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Understanding the ‘therapeutic misconception’ from the research participant’s perspective
  1. Scott Y H Kim1,
  2. Raymond De Vries2,3,
  3. Robert G Holloway4,
  4. Karl Kieburtz4,5
  1. 1Department of Bioethics, National Institutes of Health, Bethesda, Maryland, USA
  2. 2Center for Bioethics and Social Sciences, University of Michigan, Ann Arbor, Michigan, USA
  3. 3Department of Learning Health Sciences, University of Michigan, Ann Arbor, Michigan, USA
  4. 4Department of Neurology, University of Rochester, Rochester, New York, USA
  5. 5Center for Human Experimental Therapeutics, University of Rochester, Rochester, New York, USA
  1. Correspondence to Dr Scott Y H Kim, Department of Bioethics, National Institutes of Health, Clinical Center, 10 Center Drive, 1C118, Bethesda, MD 20892, USA; scott.kim{at}nih.gov

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Dr Appelbaum's specific criticisms of our study1 rely on two general assertions with which he begins his commentary: that ‘dozens of studies’ have ‘confirmed’ the high prevalence of the therapeutic misconception (TM) and that our current study ‘exemplifies’ our group's overall research programme on TM, going so far as to attribute a non-scientific motive to our efforts. We think the readers deserve a fuller picture of the actual state of TM research as well as a more accurate picture of our overall TM research programme. Such a picture will explain why, in the current study, we used the methods we did and how we interpreted the results.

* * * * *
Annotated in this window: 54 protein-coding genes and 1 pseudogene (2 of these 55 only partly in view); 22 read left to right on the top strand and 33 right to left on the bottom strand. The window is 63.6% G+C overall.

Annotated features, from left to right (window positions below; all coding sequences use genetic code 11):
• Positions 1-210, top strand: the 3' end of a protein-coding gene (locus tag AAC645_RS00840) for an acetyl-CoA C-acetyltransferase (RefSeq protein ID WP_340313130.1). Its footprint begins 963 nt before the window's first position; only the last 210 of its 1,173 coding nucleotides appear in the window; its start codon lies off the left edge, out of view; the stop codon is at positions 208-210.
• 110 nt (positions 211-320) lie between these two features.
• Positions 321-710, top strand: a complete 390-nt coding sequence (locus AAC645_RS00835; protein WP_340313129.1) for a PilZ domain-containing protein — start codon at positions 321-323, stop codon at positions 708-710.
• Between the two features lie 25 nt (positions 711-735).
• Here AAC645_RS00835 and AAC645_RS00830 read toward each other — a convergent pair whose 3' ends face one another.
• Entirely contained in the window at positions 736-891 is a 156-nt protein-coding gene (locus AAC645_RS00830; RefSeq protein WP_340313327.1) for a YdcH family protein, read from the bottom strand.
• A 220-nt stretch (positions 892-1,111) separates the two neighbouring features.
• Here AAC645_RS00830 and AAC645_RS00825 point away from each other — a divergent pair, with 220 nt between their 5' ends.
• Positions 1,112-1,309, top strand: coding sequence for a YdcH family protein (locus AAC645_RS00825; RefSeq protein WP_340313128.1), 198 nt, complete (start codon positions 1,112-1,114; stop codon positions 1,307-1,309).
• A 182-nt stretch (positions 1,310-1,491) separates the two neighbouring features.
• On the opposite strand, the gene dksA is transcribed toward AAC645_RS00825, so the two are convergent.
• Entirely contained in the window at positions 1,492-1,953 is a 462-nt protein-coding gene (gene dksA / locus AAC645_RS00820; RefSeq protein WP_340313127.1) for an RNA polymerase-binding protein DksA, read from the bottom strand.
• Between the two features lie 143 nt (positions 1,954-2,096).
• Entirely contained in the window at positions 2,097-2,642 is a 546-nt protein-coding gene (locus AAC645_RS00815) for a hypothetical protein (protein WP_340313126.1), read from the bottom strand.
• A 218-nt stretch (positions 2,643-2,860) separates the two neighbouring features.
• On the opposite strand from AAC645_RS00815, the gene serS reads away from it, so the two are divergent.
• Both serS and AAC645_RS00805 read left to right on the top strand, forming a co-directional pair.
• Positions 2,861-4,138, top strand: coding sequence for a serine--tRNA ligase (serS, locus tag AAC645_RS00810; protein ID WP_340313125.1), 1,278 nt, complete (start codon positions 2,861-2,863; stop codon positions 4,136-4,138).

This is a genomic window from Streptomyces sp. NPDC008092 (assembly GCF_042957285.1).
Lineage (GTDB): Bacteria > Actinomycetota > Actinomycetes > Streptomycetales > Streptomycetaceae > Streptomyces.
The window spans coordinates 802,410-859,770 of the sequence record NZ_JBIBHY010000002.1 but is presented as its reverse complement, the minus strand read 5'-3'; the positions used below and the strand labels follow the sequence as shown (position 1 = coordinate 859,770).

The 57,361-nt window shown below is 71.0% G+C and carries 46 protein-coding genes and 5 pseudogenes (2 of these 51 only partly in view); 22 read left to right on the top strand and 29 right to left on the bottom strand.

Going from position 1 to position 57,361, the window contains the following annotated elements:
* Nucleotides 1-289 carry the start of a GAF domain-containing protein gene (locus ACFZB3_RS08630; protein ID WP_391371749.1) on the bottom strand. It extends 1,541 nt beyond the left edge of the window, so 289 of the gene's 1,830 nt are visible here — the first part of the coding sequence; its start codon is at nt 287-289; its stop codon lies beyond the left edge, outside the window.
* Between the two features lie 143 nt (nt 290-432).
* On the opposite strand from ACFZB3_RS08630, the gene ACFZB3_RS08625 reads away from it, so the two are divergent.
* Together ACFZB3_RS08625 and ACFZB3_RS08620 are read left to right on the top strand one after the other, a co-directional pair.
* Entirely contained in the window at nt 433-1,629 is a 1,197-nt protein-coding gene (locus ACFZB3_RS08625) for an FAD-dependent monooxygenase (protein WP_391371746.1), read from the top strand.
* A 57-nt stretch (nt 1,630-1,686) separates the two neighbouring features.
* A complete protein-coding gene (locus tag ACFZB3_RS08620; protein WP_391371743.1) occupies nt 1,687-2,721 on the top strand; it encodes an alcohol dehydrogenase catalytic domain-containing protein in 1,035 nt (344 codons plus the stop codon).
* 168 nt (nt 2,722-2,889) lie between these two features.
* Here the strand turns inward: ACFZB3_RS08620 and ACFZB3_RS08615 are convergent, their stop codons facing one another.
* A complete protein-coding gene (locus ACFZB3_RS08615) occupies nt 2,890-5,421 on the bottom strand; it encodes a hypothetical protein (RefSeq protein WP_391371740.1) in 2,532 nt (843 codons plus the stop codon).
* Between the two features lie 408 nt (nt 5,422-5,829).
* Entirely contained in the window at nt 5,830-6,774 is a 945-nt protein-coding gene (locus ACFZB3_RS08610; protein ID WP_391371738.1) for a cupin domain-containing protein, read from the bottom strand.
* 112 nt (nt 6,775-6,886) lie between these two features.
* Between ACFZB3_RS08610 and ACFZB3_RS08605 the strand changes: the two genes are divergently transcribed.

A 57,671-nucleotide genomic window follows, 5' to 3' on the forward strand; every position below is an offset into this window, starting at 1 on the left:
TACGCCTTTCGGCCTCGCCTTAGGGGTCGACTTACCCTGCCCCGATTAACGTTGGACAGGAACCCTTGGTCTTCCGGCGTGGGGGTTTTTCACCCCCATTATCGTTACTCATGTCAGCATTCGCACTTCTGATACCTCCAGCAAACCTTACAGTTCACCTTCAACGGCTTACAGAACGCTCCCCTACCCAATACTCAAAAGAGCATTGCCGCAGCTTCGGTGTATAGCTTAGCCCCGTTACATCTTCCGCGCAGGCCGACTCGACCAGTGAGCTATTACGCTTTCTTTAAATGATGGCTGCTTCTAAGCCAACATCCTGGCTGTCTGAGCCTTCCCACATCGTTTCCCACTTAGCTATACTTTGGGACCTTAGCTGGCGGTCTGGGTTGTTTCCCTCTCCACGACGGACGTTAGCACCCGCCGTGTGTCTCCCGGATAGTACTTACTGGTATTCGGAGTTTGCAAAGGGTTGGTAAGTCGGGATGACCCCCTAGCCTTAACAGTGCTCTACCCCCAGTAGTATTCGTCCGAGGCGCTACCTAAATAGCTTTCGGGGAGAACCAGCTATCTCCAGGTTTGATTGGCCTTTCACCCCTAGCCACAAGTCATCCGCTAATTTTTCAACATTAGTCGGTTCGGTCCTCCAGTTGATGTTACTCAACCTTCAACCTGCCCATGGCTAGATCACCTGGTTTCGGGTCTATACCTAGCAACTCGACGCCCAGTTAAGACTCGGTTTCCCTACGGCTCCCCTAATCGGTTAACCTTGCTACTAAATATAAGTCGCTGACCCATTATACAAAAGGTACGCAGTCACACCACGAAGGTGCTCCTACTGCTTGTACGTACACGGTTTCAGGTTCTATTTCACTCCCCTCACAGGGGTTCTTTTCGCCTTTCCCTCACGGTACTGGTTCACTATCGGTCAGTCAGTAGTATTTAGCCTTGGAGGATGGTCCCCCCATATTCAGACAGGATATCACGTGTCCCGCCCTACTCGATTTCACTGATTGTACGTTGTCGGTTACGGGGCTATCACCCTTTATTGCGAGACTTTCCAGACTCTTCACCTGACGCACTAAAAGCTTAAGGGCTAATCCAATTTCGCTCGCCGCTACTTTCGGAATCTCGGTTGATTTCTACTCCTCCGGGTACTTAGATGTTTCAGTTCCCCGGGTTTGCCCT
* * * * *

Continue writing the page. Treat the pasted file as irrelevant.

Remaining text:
First, we agree that the conventional wisdom takes it as a ‘given’ that TM is ubiquitous. But we disagree that the current evidence base supports that conventional view. Even after decades and ‘dozens’ of studies on TM, there is no widely accepted definition of TM.2 Some definitions in fact incorporate conceptual errors, such as the idea that desire for benefit is inherently an indication of TM,3 ignoring the fact that people volunteer for studies with the hope for benefit but understand perfectly well that the study's primary purpose is not to benefit them. In fact, research subjects quite often respond to interview questions intended to measure TM with answers that both support and contradict the presence of TM,3–5 making it difficult to interpret what they actually believe.6 The desire to understand and clarify this messy state of …

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